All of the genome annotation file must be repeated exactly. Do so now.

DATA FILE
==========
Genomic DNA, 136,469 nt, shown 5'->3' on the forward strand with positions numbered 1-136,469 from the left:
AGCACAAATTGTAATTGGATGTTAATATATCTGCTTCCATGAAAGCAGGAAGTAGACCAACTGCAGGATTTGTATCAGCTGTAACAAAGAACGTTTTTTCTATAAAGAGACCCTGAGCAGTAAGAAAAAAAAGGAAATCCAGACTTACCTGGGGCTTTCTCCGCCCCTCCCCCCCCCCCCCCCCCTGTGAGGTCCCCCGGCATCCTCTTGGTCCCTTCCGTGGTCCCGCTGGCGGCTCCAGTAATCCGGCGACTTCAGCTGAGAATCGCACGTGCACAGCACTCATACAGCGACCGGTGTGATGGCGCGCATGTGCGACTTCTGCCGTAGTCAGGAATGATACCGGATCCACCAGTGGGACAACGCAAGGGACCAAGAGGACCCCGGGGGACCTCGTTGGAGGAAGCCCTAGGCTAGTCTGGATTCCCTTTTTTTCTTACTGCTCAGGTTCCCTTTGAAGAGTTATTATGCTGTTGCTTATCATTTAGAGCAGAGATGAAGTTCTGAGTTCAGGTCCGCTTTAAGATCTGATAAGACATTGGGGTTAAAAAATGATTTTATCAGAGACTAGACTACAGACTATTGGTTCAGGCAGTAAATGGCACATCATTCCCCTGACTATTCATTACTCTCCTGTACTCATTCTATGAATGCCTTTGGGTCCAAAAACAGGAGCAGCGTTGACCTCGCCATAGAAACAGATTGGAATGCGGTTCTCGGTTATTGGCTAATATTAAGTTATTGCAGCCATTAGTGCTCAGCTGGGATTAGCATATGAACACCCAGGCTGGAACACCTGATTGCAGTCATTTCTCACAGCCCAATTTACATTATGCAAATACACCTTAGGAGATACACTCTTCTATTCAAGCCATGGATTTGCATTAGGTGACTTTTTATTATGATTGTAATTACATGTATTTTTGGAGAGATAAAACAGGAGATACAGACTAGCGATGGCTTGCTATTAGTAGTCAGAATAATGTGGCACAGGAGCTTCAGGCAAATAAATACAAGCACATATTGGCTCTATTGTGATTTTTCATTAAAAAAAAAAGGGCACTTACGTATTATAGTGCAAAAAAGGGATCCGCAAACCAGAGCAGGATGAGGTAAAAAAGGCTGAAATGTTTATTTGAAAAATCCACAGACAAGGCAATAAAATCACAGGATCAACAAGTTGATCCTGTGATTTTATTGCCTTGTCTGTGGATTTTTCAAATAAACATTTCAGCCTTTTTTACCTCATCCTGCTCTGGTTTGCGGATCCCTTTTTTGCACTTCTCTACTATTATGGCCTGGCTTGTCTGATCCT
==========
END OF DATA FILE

Genomic DNA, 136,469 nt, shown 5'->3' on the forward strand with positions numbered 1-136,469 from the left:
AGCACAAATTGTAATTGGATGTTAATATATCTGCTTCCATGAAAGCAGGAAGTAGACCAACTGCAGGATTTGTATCAGCTGTAACAAAGAACGTTTTTTCTATAAAGAGACCCTGAGCAGTAAGAAAAAAAAGGAAATCCAGACTTACCTGGGGCTTTCTCCGCCCCTCCCCCCCCCCCCCCCCCTGTGAGGTCCCCCGGCATCCTCTTGGTCCCTTCCGTGGTCCCGCTGGCGGCTCCAGTAATCCGGCGACTTCAGCTGAGAATCGCACGTGCACAGCACTCATACAGCGACCGGTGTGATGGCGCGCATGTGCGACTTCTGCCGTAGTCAGGAATGATACCGGATCCACCAGTGGGACAACGCAAGGGACCAAGAGGACCCCGGGGGACCTCGTTGGAGGAAGCCCTAGGCTAGTCTGGATTCCCTTTTTTTCTTACTGCTCAGGTTCCCTTTGAAGAGTTATTATGCTGTTGCTTATCATTTAGAGCAGAGATGAAGTTCTGAGTTCAGGTCCGCTTTAAGATCTGATAAGACATTGGGGTTAAAAAATGATTTTATCAGAGACTAGACTACAGACTATTGGTTCAGGCAGTAAATGGCACATCATTCCCCTGACTATTCATTACTCTCCTGTACTCATTCTATGAATGCCTTTGGGTCCAAAAACAGGAGCAGCGTTGACCTCGCCATAGAAACAGATTGGAATGCGGTTCTCGGTTATTGGCTAATATTAAGTTATTGCAGCCATTAGTGCTCAGCTGGGATTAGCATATGAACACCCAGGCTGGAACACCTGATTGCAGTCATTTCTCACAGCCCAATTTACATTATGCAAATACACCTTAGGAGATACACTCTTCTATTCAAGCCATGGATTTGCATTAGGTGACTTTTTATTATGATTGTAATTACATGTATTTTTGGAGAGATAAAACAGGAGATACAGACTAGCGATGGCTTGCTATTAGTAGTCAGAATAATGTGGCACAGGAGCTTCAGGCAAATAAATACAAGCACATATTGGCTCTATTGTGATTTTTCATTAAAAAAAAAAGGGCACTTACGTATTATAGTGCAAAAAAGGGATCCGCAAACCAGAGCAGGATGAGGTAAAAAAGGCTGAAATGTTTATTTGAAAAATCCACAGACAAGGCAATAAAATCACAGGATCAACAAGTTGATCCTGTGATTTTATTGCCTTGTCTGTGGATTTTTCAAATAAACATTTCAGCCTTTTTTACCTCATCCTGCTCTGGTTTGCGGATCCCTTTTTTGCACTTCTCTACTATTATGGCCTGGCTTGTCTGATCCT